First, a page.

May 9, 2013

Stuck drawbridge blamed on electrical switch

The malfunction locked part of the Casco Bay Bridge in an upright position, halting northbound traffic for two hours.

By Dennis Hoey dhoey@pressherald.com
Staff Writer

Hundreds of motorists got stuck in traffic Wednesday afternoon and evening after part of the Casco Bay Bridge got stuck in an upright position for more than two hours.

click image to enlarge

The northbound lanes sit empty during rush hour Wednesday after one of two lifts on that side of the Casco Bay Bridge got stuck in the up position. Meanwhile, traffic heading to South Portland backs up as police re-routed northbound drivers into the southbound lanes.

John Patriquin/Staff Photographer

click image to enlarge

The container ship BBC Congo was able to stop in time when the Casco Bay Bridge malfunctioned. A tugboat assisted it to a temporary mooring.

Gregory Rec/Staff Photographer

A malfunction in an electrical switch on the drawbridge caused one of the two lifts on the northbound side to lock up, said Ted Talbot, a spokesman for the Maine Department of Transportation.

The lifts on the southbound side of the bridge, which carries traffic from Portland to South Portland, were not affected.

The problem forced an inbound cargo ship, carrying a 286-ton electrical transformer to the Merrill Marine Terminal on the Fore River, to turn around.

The BBC Congo and its crew had to moor off Fort Gorges Wednesday night, according to the Coast Guard. The ship was expected to make its delivery for Central Maine Power Co. around 5:30 a.m. Thursday.

"The volume of traffic was the issue" with the bridge malfunction, said South Portland police Lt. Frank Clark. "As Murphy's Law would have it, it happened during rush hour."

Authorities said the drawbridge malfunctioned around 4 p.m. and was not fixed until 6:15 p.m.

Southbound traffic going from Portland to South Portland was allowed to pass over the bridge, but the northbound lanes were shut down.

South Portland police got drivers off the northbound side of the bridge within an hour or so as an officer helped them make U-turns.

The loss of one of Greater Portland's major commuting routes forced drivers onto other roads including Broadway in South Portland, which police said was jammed from the Casco Bay Bridge to outer Broadway, near the municipal golf course.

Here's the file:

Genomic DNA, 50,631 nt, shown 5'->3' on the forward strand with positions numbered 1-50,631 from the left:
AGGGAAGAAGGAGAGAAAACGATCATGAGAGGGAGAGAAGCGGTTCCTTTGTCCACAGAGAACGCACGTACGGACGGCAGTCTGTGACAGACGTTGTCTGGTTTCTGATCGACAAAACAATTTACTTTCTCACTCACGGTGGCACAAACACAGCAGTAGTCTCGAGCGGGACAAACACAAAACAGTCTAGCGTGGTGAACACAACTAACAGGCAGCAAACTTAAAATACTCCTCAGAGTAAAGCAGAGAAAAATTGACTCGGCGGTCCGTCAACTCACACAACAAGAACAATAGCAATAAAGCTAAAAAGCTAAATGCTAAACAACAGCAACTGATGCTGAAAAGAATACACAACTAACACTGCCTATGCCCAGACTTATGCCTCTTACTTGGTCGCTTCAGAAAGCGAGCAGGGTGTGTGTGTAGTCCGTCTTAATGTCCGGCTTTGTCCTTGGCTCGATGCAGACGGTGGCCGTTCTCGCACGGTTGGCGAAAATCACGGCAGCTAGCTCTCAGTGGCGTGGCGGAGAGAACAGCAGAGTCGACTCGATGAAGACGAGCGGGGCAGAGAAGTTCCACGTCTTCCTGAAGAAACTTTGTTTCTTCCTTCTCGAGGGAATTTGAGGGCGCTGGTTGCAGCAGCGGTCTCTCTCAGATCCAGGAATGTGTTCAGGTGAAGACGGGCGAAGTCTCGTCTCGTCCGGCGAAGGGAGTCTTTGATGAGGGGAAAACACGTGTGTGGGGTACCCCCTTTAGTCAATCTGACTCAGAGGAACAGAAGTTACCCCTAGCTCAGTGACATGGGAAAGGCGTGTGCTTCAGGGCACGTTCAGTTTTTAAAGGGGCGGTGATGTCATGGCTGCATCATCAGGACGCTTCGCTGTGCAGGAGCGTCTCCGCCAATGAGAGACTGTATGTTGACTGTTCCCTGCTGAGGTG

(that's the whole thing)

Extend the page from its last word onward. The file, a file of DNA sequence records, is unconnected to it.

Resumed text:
"The traffic overwhelmed the city. January in a blizzard would have been better," said police Sgt. Adam Howard.

"It was frustrating but there was nothing I could do about it," said Shane MacDowell, who was returning to his home in South Portland from his coaching job in Yarmouth. He took the Interstate 295 exit near Pape Chevrolet, which led him back to Broadway near the golf course.

"Traffic was moving, but not very fast," said MacDowell.

Roger Knight, who owns a business on Anderson Street in Portland, near Marginal Way, thought Wednesday would be a good day to walk to and from work. He ended up getting stuck on the Casco Bay Bridge as he tried to return to his home in South Portland.

"Luckily, I have no commitments tonight," said Knight as he stood and watched traffic crawl across the bridge on the southbound side, heading into South Portland. Knight decided against walking on the same side as the moving traffic, for fear of getting hit.

"I could cross over, but the drivers are not paying attention and they are frustrated," he said.

Once the bridge reopened, Knight said, he was heading to the Snow Squall restaurant in Knightville for a drink.

Talbot, the transportation department's spokesman, said an electrician would be on the bridge when the cargo ship passed under it early Thursday morning.

The electrical switch that malfunctioned was left in place Wednesday night and appeared to be operating, but it will be replaced on Thursday, Talbot said.

"None of the alarms went off. There was no sign of corrosion or dampness. We are not sure what caused it to malfunction," Talbot said. "But we truly regret the inconvenience this caused motorists."

The Casco Bay Bridge, which opened in 1997, is owned and operated by the state.

Dennis Hoey can be contacted at 791-6365 or at:

dhoey@pressherald.com

 

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